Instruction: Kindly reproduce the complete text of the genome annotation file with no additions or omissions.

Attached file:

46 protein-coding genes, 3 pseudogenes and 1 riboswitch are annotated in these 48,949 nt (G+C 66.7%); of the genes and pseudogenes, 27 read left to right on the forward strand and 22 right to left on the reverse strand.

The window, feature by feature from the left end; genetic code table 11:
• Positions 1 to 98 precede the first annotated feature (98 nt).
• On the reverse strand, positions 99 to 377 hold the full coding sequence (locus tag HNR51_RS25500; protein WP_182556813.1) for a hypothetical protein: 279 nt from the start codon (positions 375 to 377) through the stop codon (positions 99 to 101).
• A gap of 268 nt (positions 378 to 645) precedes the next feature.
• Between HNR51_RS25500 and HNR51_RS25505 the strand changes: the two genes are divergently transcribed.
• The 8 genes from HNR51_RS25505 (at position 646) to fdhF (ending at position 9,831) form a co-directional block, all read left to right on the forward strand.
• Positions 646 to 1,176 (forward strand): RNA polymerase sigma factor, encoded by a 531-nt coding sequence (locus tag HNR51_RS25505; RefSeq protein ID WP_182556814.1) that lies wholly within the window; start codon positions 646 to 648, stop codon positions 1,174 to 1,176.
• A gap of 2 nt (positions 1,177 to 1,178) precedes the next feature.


46 protein-coding genes, 3 pseudogenes and 1 riboswitch are annotated in these 48,949 nt (G+C 66.7%); of the genes and pseudogenes, 27 read left to right on the forward strand and 22 right to left on the reverse strand.

The window, feature by feature from the left end; genetic code table 11:
• Positions 1 to 98 precede the first annotated feature (98 nt).
• On the reverse strand, positions 99 to 377 hold the full coding sequence (locus tag HNR51_RS25500; protein WP_182556813.1) for a hypothetical protein: 279 nt from the start codon (positions 375 to 377) through the stop codon (positions 99 to 101).
• A gap of 268 nt (positions 378 to 645) precedes the next feature.
• Between HNR51_RS25500 and HNR51_RS25505 the strand changes: the two genes are divergently transcribed.
• The 8 genes from HNR51_RS25505 (at position 646) to fdhF (ending at position 9,831) form a co-directional block, all read left to right on the forward strand.
• Positions 646 to 1,176 (forward strand): RNA polymerase sigma factor, encoded by a 531-nt coding sequence (locus tag HNR51_RS25505; RefSeq protein ID WP_182556814.1) that lies wholly within the window; start codon positions 646 to 648, stop codon positions 1,174 to 1,176.
• A gap of 2 nt (positions 1,177 to 1,178) precedes the next feature.